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How to Make a Swine Flu Vaccine
As of May 7, 22 countries had reported 1516 cases of swine flu, according to the World Health Organization, and multiple companies and governments are working to make vaccines available to the population. Pharmaceutical Technology spoke with Rangappa Ramachandra, program director and lead scientist of immunology services at Covance, about what’s involved in developing and manufacturing a vaccine as the pandemic progresses. A comprehensive drug-development services company, Covance has been providing immunology services such as R&D and preclinical vaccine testing to pharmaceutical and biopharmaceutical companies since 2005.
PharmTech: What is known right now about the prevalent strain of virus? Have many different strains emerged yet, or are vaccine makers working to combat one strain?
Ramachandra: The current flu outbreak in humans is caused by a novel H1N1 flu, commonly known as swine flu. There is one strain and no antigen drift [has been] reported in this virus until now. The US Centers for Disease Control and Prevention (CDC) are currently working to create the reference virus strain and it is [to be made] available to vaccine companies by the end of May for vaccine manufacturing. The new strain is a ressortment of four strains of influenza A virus (a new strain of H1N1). CDC reported that the four components include one strain from humans, one strain from birds, and two strains from swine.
PharmTech: What key risks and challenges are involved?
Ramachandra: After getting the reference virus strain from CDC, vaccine manufacturers [will] follow the technology that is very similar to seasonal and universal flu vaccine development. The pathology of this novel H1N1 virus is unusual in that it targets young individuals and causes severe lung pathology due to over-activation of the immune system and induction of cytokine storm. Key risks and challenges involve demonstrating the safety and efficacy of the vaccine without any pathology in the vaccine recipients.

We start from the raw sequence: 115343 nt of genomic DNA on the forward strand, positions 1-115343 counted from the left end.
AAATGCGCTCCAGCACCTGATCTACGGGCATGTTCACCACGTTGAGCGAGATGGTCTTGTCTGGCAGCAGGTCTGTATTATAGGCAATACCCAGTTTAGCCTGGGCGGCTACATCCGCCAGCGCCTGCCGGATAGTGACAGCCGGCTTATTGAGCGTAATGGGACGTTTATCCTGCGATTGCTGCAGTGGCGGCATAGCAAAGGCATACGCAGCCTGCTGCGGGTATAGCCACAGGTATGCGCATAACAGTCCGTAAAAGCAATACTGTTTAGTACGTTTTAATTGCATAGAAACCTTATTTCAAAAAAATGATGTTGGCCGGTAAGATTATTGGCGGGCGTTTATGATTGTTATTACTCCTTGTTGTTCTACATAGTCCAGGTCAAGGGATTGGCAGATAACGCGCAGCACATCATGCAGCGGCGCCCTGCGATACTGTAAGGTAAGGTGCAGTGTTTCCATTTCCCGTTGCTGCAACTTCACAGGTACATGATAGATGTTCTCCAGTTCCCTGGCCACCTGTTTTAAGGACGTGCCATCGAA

Other challenges include… making [the vaccines] available to control the pandemic. We will not have enough vaccines to protect the population. In addition, we do not have sufficient vaccine production capacity to make required vaccines to protect everybody. Although antivirals can meet the immediate needs, immunity is the best long-term solution. Currently, vaccines and their manufacturing are attracting increasing investment.
PharmTech: Can you walk us briefly through the types of tests required to develop a pandemic flu vaccine and how the time crunch may affect those tests and their results?
Ramachandra: The complete licensing application or dossier submission should contain administrative data, quality data, preclinical testing and clinical-trial data in accordance with FDA-CBER regulations and the European Directive. The first and foremost step in vaccine development is availability of the reference seed virus to manufacturers. Using current and novel technologies, manufacturers start growing the virus in bulk…. Once the bulk virus is available, the following steps occur:
Quality control: The final drug substance and drug product should be sterile and [include] bulk-containing purified virus surface antigens. The final product should contain only haemaglutinin (HA) and neuraminidase (NA) antigens. A detailed manufacturing process and process control should contain: virus propagation, virus purification and antigen preparation, specification and characterization, batch analysis, bulk- and storage-vessel conditions. Once the drug product preparation is completed, both drug product and finished fill product should be tested for stability.
Preclinical testing: The inactivated (killed) purified product, with or without adjuvant, should undergo preclinical testing designed to demonstrate the immunogenicity in mice, rabbits, and ferrets. The efficacy of the vaccine should be demonstrated in a ferret model by challenge exposure. In addition, the vaccine will need to be tested for lack of abnormal immunotoxicity in mouse and guinea pig models. For all adjuvanted or nonadjuvanted vaccines, lack of local or systemic toxicity should be demonstrated in rabbits. Because this virus is known to cause severe lung pathology due to stimulation of robust immune response and cytokine storm, it therefore may be required to show a lack of systemic toxicity in vaccinated animals.
These are the minimum preclinical vaccine testing requirements for initiating a Phase I clinical trial. They should be thoroughly planned and executed timely to complete all the preclinical studies. There is no fast track during the preclinical vaccine testing stage (particularly for safety and immunogenicity). Instead, to save time, the above studies need to start simultaneously. This takes proper planning of resources, facilities, technical personal, and contingency planning. And finally, FDA’s CBER will then need to review any IND application under its fast-track guidelines to avoid delay in licensing or releasing the vaccine for public use.
PharmTech: In the case of this flu, what type of immune response is optimal?